Recently, I’ve been exploring the factors that influence a brand’s performance and market success. Across the international landscape, it’s not hard to spot the market success of brands such as Proctor and Gamble, The Hut Group, and Canva amongst many others – but this raises the question of how exactly brands can benefit from a similar performance? We all know that there are a full variety of metrics and analytics that can help brands to track their performance, but it goes without saying that there are many more variables involved!
For the brands that consistently perform well in their industry, one of their key strengths is their in-depth knowledge and expertise on their customers. These brands’ customer segments excitingly remain at the forefront of every business decision and the impact of this can be seen in their growing market results. In this article, I’ll be revealing the importance of becoming an expert on your customers and how market research can positively support you doing this.
Across every business process, most brands rely on knowing their customers’ needs and preferences. This is because activities, such as new product development and marketing, are curated by brands to drive customers into their buyer funnels. Buyer personas are one way of segmenting the market and they are fictional representations of your brand’s customers. These profiles provide an excellent way for brands to visualise and understand exactly who their customers are, and learn more about them through analysing data including consumers’ demographics, psychographic, geographic and behavioural characteristics.
When conducted effectively, buyer persona research enables brands to seek out new opportunities, challenges, potential threats to their customer-base, which means that they can then effectively tailor strategies and diversify their activities in order to take full advantage of the opportunities and mitigate any consequences.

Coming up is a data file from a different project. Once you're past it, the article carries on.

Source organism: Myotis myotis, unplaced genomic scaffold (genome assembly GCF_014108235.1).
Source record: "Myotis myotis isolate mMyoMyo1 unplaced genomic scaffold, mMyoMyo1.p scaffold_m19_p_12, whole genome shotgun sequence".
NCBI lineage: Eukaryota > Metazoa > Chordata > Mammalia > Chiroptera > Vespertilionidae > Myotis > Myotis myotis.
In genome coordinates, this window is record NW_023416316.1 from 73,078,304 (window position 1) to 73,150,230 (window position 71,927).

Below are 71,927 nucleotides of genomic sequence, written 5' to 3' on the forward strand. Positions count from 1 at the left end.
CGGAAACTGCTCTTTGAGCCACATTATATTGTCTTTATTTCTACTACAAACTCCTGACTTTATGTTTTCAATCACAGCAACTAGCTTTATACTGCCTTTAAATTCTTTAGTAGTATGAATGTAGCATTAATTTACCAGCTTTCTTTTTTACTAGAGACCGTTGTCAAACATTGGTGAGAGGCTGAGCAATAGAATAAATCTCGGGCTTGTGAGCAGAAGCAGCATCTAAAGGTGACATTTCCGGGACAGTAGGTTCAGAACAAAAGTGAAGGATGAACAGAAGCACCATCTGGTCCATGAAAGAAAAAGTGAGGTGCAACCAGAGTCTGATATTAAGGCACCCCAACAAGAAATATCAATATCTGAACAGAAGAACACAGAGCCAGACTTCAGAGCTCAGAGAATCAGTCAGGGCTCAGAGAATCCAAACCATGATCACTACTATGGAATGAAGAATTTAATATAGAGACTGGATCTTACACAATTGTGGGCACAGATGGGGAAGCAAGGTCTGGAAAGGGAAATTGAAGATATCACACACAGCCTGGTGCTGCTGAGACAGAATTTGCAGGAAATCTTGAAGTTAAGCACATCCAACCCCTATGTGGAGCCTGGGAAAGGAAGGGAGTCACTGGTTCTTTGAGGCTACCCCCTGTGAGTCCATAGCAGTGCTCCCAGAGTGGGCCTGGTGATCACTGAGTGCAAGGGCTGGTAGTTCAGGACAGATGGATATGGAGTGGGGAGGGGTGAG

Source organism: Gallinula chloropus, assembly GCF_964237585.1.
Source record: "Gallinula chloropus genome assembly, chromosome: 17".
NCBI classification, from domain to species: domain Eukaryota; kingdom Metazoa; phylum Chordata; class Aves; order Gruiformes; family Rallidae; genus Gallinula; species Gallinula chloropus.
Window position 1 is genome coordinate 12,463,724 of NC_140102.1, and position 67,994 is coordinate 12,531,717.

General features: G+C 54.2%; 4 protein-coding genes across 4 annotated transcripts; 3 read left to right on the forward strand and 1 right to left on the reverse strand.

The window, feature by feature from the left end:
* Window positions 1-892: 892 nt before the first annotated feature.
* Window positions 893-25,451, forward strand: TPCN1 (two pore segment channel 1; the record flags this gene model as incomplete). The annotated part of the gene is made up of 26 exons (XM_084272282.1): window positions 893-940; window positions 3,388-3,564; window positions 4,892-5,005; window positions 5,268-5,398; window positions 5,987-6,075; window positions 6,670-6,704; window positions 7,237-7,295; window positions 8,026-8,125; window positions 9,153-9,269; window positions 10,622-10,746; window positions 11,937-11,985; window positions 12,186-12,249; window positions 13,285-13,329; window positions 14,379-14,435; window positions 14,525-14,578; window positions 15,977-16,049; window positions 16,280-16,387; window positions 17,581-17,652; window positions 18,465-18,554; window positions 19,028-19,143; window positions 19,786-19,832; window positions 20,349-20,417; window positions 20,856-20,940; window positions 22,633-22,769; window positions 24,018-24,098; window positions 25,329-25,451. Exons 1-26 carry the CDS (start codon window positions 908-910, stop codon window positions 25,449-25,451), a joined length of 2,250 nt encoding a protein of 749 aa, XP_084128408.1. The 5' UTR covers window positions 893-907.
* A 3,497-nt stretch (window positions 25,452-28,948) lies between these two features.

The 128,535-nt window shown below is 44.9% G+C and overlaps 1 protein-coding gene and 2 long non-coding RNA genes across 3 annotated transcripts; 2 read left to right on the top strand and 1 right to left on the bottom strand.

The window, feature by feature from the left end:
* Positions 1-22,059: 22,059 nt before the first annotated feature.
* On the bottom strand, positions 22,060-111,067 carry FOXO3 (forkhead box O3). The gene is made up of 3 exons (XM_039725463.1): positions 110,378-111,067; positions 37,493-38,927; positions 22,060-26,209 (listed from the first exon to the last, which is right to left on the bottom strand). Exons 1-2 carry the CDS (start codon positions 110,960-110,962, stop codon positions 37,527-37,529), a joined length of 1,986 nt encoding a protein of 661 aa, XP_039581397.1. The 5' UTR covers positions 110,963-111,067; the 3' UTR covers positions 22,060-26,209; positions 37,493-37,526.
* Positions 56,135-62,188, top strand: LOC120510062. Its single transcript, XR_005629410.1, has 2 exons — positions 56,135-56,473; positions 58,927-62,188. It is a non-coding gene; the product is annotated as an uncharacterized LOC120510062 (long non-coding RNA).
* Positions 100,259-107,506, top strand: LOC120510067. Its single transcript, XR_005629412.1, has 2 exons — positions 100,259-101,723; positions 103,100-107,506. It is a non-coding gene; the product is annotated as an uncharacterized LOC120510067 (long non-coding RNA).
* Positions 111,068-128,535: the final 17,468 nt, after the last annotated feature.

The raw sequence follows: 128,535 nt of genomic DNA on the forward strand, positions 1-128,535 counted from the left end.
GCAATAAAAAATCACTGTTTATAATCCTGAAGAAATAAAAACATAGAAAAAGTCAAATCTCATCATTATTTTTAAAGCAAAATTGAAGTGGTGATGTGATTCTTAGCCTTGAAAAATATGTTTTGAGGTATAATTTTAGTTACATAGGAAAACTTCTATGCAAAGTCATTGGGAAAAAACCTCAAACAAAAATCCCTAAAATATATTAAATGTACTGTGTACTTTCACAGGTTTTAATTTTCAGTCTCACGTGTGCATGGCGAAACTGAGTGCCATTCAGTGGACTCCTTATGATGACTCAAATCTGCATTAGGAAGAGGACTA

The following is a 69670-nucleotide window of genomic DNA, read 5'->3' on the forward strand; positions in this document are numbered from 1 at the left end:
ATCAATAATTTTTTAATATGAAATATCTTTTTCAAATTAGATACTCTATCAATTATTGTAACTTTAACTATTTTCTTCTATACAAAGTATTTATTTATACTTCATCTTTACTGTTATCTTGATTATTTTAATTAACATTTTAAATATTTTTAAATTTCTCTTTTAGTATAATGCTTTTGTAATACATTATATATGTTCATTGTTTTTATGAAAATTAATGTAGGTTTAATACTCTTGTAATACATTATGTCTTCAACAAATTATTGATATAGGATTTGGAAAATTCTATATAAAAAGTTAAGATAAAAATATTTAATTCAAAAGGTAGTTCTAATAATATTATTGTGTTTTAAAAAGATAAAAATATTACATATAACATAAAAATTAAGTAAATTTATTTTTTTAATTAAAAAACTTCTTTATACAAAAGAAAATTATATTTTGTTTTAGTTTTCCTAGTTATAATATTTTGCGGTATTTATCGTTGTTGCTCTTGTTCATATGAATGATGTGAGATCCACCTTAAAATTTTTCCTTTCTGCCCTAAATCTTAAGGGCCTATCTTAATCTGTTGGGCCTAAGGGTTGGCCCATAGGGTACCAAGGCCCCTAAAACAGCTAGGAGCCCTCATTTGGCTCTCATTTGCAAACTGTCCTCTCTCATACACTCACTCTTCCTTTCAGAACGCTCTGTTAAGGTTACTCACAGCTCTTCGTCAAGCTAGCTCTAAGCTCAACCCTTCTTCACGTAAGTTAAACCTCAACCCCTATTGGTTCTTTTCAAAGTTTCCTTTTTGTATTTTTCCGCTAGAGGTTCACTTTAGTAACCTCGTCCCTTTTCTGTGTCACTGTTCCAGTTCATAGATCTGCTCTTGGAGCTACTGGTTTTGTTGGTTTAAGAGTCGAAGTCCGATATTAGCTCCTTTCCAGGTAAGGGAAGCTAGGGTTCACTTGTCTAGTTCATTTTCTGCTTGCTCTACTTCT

To create personas, a variety of research tools can be leveraged by brands to build a bigger picture of who their customers are. A mixed research methodology approach, that combines quantitative and qualitative data, is an exemplary way of finding out who is interacting with and purchasing from your brand. Surveys, in-depth interviews and group-based activities, such as Question Boards and focus groups, are just some ways that you can ask questions and gain significant insight about your consumers. Furthermore, the use of a mixed methodology approach, can effectively help brands to dig deeper and understand the unique differences across their customer segments. With the insights gained from consumer research, brands can establish an understanding about the different personas within their consumer base and use this to inform targeting decisions.
As an example, Bili Bili, a Chinese video sharing website leveraged their understanding about their audiences to diversify their offering to include certain adverts and paid content. By recognising their customer segments, particularly Generation Z users, the brand created an attractive opportunity for luxury fashion brands to reach their audience. This awareness of their customer segments enabled Bili Bili to establish collaborations with a variety of big-name brands including Louis Vuitton, Dior and Fendi to create engaging content and support them in their journey to reach new audiences.
Using Customer Data
Conducting market research offers a lens through which you can understand who your customers are. By doing so, you can begin to curate representations of the different types of customers you have. A good starting point when looking to understand who your customers are, is to use tools that will enable you to capture valuable data about them. These tools range from website analytics, to loyalty card schemes to surveys, as each tool provides an excellent opportunity for brands to delve into different types of datasets revealing insights on their customers’ shopping behaviour as well as data that boosts demographic profiles and uncover revelations on your customers’ frequency of purchases, spend and location.